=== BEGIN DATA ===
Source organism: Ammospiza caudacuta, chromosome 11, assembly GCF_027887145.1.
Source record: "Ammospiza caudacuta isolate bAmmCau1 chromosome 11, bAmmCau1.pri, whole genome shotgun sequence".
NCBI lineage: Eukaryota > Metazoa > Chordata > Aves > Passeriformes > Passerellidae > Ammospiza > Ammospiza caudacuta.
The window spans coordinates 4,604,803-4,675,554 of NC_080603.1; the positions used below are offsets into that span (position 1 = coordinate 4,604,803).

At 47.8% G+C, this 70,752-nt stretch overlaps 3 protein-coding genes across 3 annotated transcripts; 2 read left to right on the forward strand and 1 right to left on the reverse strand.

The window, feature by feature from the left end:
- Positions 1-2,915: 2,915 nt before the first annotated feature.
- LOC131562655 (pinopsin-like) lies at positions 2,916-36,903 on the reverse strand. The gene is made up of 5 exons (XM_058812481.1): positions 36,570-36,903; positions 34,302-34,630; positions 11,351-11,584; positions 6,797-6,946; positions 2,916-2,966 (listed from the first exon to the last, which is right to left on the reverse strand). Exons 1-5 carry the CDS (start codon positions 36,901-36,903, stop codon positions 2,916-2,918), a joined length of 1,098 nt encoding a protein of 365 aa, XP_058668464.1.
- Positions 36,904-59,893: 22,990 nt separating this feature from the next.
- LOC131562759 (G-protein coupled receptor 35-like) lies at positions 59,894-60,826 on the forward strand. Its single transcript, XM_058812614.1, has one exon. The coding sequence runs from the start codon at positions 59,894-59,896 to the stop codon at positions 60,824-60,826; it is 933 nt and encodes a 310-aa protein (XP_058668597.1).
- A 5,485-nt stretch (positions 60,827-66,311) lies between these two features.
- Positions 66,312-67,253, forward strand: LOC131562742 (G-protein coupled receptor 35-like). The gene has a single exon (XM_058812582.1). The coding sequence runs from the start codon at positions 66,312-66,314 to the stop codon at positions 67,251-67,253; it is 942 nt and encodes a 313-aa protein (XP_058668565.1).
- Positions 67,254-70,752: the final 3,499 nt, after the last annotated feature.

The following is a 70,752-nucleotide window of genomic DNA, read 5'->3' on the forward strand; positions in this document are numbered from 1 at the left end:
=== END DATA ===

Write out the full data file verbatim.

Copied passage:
Source organism: Ammospiza caudacuta, chromosome 11, assembly GCF_027887145.1.
Source record: "Ammospiza caudacuta isolate bAmmCau1 chromosome 11, bAmmCau1.pri, whole genome shotgun sequence".
NCBI lineage: Eukaryota > Metazoa > Chordata > Aves > Passeriformes > Passerellidae > Ammospiza > Ammospiza caudacuta.
The window spans coordinates 4,604,803-4,675,554 of NC_080603.1; the positions used below are offsets into that span (position 1 = coordinate 4,604,803).

At 47.8% G+C, this 70,752-nt stretch overlaps 3 protein-coding genes across 3 annotated transcripts; 2 read left to right on the forward strand and 1 right to left on the reverse strand.

The window, feature by feature from the left end:
- Positions 1-2,915: 2,915 nt before the first annotated feature.
- LOC131562655 (pinopsin-like) lies at positions 2,916-36,903 on the reverse strand. The gene is made up of 5 exons (XM_058812481.1): positions 36,570-36,903; positions 34,302-34,630; positions 11,351-11,584; positions 6,797-6,946; positions 2,916-2,966 (listed from the first exon to the last, which is right to left on the reverse strand). Exons 1-5 carry the CDS (start codon positions 36,901-36,903, stop codon positions 2,916-2,918), a joined length of 1,098 nt encoding a protein of 365 aa, XP_058668464.1.
- Positions 36,904-59,893: 22,990 nt separating this feature from the next.
- LOC131562759 (G-protein coupled receptor 35-like) lies at positions 59,894-60,826 on the forward strand. Its single transcript, XM_058812614.1, has one exon. The coding sequence runs from the start codon at positions 59,894-59,896 to the stop codon at positions 60,824-60,826; it is 933 nt and encodes a 310-aa protein (XP_058668597.1).
- A 5,485-nt stretch (positions 60,827-66,311) lies between these two features.
- Positions 66,312-67,253, forward strand: LOC131562742 (G-protein coupled receptor 35-like). The gene has a single exon (XM_058812582.1). The coding sequence runs from the start codon at positions 66,312-66,314 to the stop codon at positions 67,251-67,253; it is 942 nt and encodes a 313-aa protein (XP_058668565.1).
- Positions 67,254-70,752: the final 3,499 nt, after the last annotated feature.

The following is a 70,752-nucleotide window of genomic DNA, read 5'->3' on the forward strand; positions in this document are numbered from 1 at the left end: